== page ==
Regardless, all of the effort that was put into validating the "Big Dog" up until it was revealed to be a blind injection has been a priceless exercise for the collaboration.  We even have a paper that was ready to be submitted for publication if it had been real.  Since this is something that we have never done before, we have developed skills for when we do make the first detection with Advanced LIGO

Below is a picture (from my seat) of the title slide in the presentation opening the envelope.  This just goes to show that even if you think that scientists are smarter than you, it all depends on how you define smrt :)


7 April 2011 - UPDATE:  Read more detail on the "Big Dog" blind injection here!

8 comments:

  1. Wow, what a great story. In high energy physics we talk about doing a "blind analysis" (which must have been a pun at one point) and "opening the box." It has been empty every time, unfortunately. But I have not heard of someone putting a false signal into the data on purpose. People talk about it, but it has not been done. Thumps-up to LIGO for being so disciplined.

    And I hope the next one is real....

    ReplyDelete
  2. Was the injection single blind, or double blind? That is, did the higher-ups know that they'd injected a fake signal?

    ReplyDelete
  3. Uh-oh-- What happens if next time we DON'T announce that the rumors turned out to be a blind injection? (-:

    ReplyDelete
  4. Interesting write up! Thanks! I have a question -- you said "Until we know for sure, no one was allowed to discuss this event outside of the collaboration."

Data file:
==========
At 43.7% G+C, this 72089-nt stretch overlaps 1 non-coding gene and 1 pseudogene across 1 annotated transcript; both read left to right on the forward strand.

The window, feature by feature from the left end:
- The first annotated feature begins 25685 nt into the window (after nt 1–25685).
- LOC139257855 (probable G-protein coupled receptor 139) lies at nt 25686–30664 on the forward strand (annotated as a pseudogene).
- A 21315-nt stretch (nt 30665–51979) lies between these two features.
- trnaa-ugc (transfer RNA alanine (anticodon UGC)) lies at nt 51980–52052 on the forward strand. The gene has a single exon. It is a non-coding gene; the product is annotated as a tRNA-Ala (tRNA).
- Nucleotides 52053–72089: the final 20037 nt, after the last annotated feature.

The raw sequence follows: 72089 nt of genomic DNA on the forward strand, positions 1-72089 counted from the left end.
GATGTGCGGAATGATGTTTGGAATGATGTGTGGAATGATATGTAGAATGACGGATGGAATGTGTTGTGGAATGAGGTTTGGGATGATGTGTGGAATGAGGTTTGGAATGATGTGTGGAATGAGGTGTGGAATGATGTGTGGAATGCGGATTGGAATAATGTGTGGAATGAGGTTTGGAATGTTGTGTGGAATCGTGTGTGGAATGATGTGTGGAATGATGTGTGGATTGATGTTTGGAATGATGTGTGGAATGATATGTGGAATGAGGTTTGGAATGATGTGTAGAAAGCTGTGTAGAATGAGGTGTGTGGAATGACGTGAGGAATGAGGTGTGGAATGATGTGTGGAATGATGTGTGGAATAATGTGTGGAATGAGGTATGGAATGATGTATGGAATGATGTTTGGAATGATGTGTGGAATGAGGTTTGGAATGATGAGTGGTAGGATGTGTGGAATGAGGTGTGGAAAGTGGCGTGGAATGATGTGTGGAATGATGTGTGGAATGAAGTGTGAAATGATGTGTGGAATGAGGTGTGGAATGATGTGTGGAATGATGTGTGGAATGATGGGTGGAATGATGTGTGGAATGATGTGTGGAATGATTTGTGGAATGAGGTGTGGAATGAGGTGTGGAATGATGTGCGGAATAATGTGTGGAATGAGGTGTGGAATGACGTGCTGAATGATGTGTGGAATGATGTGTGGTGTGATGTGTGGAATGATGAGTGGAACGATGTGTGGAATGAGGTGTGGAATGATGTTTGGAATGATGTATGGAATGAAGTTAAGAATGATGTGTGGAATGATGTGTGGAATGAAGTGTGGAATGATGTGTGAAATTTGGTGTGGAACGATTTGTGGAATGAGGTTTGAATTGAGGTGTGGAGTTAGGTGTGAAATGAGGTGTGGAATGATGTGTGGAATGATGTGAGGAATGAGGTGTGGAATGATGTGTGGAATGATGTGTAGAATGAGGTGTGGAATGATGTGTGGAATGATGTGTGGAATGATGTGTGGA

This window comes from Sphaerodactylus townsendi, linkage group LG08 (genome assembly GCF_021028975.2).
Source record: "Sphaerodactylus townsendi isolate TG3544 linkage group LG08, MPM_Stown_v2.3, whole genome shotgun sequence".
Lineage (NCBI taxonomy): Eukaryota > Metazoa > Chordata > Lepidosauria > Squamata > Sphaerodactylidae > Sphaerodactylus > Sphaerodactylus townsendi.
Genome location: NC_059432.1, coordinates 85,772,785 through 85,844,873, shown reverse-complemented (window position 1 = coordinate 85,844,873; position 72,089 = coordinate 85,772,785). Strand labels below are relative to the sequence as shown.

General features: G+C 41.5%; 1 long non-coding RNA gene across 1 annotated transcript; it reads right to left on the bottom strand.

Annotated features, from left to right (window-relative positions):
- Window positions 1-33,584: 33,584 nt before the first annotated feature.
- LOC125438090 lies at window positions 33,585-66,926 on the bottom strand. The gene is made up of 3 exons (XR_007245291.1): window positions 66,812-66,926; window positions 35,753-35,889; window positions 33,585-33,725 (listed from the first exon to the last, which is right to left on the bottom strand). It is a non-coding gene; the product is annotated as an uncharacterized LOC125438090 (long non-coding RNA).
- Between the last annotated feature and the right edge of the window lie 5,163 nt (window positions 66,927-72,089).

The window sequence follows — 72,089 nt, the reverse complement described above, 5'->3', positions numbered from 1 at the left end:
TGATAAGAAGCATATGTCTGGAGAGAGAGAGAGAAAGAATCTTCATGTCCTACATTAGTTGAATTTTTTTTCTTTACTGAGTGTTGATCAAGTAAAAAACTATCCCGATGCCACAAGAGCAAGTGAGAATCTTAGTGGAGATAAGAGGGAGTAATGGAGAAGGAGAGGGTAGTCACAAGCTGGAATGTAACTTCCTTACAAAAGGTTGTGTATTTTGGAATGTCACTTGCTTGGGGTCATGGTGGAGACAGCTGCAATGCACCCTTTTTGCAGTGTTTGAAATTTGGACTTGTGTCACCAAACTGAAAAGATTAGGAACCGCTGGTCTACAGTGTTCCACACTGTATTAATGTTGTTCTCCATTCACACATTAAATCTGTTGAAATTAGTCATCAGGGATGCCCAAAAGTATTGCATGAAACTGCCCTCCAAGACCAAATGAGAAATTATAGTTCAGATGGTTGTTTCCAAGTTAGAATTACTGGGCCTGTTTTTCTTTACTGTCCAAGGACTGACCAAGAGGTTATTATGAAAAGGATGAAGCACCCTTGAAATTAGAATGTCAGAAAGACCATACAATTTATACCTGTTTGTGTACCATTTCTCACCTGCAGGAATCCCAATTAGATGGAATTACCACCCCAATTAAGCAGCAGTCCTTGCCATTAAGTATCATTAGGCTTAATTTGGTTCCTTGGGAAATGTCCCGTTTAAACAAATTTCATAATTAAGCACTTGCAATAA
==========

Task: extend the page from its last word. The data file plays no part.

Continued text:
What is the purpose of secrecy at that point? If someone blogged about it and the press was interested, wouldn't it suffice to explain what a blind injection test is, and then say "we don't know if it was a blind injection test yet."

    Thanks!

    ReplyDelete
  5. nibot: I was surprised to hear that there were rumors at all!

    ReplyDelete
  6. Eric: The reason we wanted to keep the potential detection secret until we knew for sure is that we didn't want to get everyone excited over what could potentially be nothing. There have been many instances when scientists have went as far as to publish papers that were picked up by the press which were then quickly discredited by the larger scientific community. While there is nothing wrong with that, the press rarely every goes back and covers the debunking and the public never gets the whole story. Ultimately, when we do make that first direct detection, we don't want people thinking that we are crying wolf.

    We want to make sure that before we publish a paper, that we are as sure as we can possibly be that a detection is real. Notice I say, "as sure as we can possibly be." Part of our analysis was estimating what the false alarm probability for the event was (it was about 1 event every 7000 years) and evaluated what the chance was that this signal was the result of malicious tampering of the data by a "Mad LIGO Scientist" (among many other scenarios that could have produced a false event).

    We are not trying to keep the excitement to ourselves; we are trying to be diligent so that the public does not feel like we meant to deceive them. Trust me, was no one in LIGO or Virgo who didn't want this to be real.

    ReplyDelete
  7. Great work LVC, Hope next one is real :). Even this time the Big Dog is a "blind injection", scientists are still working hardly to prove a direct detection of gravitational waves (GW).

    nice blog Amber!

    ReplyDelete
  8. Jones: Thanks for the compliments! I hope to talk about real detections of gravitational waves once Advanced LIGO is online.

    ReplyDelete